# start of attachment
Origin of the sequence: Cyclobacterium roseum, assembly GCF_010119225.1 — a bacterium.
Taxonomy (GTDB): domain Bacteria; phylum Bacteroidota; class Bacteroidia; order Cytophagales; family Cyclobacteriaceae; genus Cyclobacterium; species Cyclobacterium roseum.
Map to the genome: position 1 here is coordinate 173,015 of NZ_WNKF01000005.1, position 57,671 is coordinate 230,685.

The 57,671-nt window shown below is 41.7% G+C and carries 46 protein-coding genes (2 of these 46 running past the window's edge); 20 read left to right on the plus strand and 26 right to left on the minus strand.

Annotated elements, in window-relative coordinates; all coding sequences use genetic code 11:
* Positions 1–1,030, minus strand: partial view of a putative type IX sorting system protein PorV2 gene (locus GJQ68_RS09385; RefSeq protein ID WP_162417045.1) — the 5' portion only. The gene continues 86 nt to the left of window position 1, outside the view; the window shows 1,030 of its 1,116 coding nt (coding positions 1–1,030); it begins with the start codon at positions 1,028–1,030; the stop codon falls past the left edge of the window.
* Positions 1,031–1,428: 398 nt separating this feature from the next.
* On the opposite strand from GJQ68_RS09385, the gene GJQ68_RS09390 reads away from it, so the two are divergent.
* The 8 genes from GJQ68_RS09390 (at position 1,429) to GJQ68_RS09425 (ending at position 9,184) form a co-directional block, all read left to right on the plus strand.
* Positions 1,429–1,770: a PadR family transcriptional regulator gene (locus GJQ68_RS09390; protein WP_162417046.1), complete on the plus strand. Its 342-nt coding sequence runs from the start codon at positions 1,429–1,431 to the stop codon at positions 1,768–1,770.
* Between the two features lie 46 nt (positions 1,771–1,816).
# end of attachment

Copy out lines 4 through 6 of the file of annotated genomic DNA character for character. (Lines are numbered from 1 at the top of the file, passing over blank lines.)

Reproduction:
The 57,671-nt window shown below is 41.7% G+C and carries 46 protein-coding genes (2 of these 46 running past the window's edge); 20 read left to right on the plus strand and 26 right to left on the minus strand.

Annotated elements, in window-relative coordinates; all coding sequences use genetic code 11:
* Positions 1–1,030, minus strand: partial view of a putative type IX sorting system protein PorV2 gene (locus GJQ68_RS09385; RefSeq protein ID WP_162417045.1) — the 5' portion only. The gene continues 86 nt to the left of window position 1, outside the view; the window shows 1,030 of its 1,116 coding nt (coding positions 1–1,030); it begins with the start codon at positions 1,028–1,030; the stop codon falls past the left edge of the window.